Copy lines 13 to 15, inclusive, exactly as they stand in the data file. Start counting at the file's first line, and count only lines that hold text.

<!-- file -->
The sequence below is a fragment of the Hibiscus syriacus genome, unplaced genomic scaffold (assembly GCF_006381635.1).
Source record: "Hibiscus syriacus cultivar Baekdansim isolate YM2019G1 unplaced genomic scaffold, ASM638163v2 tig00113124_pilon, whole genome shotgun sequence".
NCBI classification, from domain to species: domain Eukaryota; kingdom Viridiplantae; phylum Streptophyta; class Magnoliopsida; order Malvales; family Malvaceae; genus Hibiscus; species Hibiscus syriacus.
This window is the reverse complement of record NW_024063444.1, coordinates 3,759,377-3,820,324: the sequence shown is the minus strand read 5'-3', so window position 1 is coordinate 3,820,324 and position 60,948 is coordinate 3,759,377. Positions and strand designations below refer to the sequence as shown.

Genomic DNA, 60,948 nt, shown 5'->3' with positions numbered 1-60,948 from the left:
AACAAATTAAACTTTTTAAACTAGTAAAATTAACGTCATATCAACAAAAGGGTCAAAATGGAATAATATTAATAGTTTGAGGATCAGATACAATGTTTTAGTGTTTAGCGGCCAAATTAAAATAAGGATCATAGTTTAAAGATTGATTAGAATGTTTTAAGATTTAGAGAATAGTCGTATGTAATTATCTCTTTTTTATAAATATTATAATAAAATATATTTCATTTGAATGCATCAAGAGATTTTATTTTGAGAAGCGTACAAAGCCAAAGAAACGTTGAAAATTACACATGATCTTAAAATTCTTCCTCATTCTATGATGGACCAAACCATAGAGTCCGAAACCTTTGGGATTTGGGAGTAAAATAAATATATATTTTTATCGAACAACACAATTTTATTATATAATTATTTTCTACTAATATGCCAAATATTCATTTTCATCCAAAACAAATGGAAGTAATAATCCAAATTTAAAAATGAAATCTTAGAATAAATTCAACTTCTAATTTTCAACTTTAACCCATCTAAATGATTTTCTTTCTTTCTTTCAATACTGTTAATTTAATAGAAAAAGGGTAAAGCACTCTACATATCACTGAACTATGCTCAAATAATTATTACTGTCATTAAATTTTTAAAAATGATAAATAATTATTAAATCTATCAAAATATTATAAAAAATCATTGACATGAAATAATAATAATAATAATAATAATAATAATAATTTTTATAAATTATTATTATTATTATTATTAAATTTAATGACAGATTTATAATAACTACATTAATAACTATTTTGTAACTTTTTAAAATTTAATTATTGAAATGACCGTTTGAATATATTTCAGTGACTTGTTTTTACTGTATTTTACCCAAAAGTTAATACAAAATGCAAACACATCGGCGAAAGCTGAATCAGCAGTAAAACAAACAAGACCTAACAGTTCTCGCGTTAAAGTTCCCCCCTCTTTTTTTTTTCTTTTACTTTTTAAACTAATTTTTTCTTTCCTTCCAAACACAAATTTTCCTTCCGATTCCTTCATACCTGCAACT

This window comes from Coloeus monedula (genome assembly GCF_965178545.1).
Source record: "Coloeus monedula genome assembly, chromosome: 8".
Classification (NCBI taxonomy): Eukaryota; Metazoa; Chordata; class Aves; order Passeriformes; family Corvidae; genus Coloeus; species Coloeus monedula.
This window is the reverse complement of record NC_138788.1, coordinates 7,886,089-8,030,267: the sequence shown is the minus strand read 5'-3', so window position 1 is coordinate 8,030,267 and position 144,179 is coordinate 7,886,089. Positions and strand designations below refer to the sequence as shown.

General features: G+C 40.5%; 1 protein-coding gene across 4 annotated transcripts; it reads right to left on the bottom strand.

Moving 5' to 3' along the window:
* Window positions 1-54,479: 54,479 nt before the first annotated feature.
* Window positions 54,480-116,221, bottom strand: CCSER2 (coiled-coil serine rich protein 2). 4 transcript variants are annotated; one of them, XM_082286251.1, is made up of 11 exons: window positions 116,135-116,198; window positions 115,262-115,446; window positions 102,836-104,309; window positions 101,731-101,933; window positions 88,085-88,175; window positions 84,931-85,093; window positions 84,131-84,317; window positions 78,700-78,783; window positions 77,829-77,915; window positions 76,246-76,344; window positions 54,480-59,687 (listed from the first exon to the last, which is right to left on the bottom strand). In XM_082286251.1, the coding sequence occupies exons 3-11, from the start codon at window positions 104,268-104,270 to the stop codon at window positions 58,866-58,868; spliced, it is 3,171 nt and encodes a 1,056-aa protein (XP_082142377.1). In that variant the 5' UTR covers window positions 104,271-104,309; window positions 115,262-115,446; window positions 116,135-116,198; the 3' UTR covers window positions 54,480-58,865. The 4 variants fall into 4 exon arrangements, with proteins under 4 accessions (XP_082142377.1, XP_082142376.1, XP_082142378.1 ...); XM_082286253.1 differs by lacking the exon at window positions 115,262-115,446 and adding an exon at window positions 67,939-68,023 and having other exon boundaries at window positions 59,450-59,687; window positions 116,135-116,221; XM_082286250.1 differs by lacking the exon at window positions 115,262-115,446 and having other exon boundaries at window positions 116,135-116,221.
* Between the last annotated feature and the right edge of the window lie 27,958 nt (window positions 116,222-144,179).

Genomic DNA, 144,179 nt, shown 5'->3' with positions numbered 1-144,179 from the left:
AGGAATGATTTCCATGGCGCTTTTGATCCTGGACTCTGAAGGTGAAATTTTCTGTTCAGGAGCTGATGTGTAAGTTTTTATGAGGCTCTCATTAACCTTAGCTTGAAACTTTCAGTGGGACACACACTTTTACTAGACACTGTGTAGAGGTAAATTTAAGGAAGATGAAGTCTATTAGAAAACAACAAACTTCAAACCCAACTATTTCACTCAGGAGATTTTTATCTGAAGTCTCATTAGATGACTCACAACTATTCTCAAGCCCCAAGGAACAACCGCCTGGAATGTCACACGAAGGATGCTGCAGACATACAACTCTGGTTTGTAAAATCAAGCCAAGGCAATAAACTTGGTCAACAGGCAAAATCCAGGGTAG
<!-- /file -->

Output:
* Window positions 1-54,479: 54,479 nt before the first annotated feature.
* Window positions 54,480-116,221, bottom strand: CCSER2 (coiled-coil serine rich protein 2). 4 transcript variants are annotated; one of them, XM_082286251.1, is made up of 11 exons: window positions 116,135-116,198; window positions 115,262-115,446; window positions 102,836-104,309; window positions 101,731-101,933; window positions 88,085-88,175; window positions 84,931-85,093; window positions 84,131-84,317; window positions 78,700-78,783; window positions 77,829-77,915; window positions 76,246-76,344; window positions 54,480-59,687 (listed from the first exon to the last, which is right to left on the bottom strand). In XM_082286251.1, the coding sequence occupies exons 3-11, from the start codon at window positions 104,268-104,270 to the stop codon at window positions 58,866-58,868; spliced, it is 3,171 nt and encodes a 1,056-aa protein (XP_082142377.1). In that variant the 5' UTR covers window positions 104,271-104,309; window positions 115,262-115,446; window positions 116,135-116,198; the 3' UTR covers window positions 54,480-58,865. The 4 variants fall into 4 exon arrangements, with proteins under 4 accessions (XP_082142377.1, XP_082142376.1, XP_082142378.1 ...); XM_082286253.1 differs by lacking the exon at window positions 115,262-115,446 and adding an exon at window positions 67,939-68,023 and having other exon boundaries at window positions 59,450-59,687; window positions 116,135-116,221; XM_082286250.1 differs by lacking the exon at window positions 115,262-115,446 and having other exon boundaries at window positions 116,135-116,221.
* Between the last annotated feature and the right edge of the window lie 27,958 nt (window positions 116,222-144,179).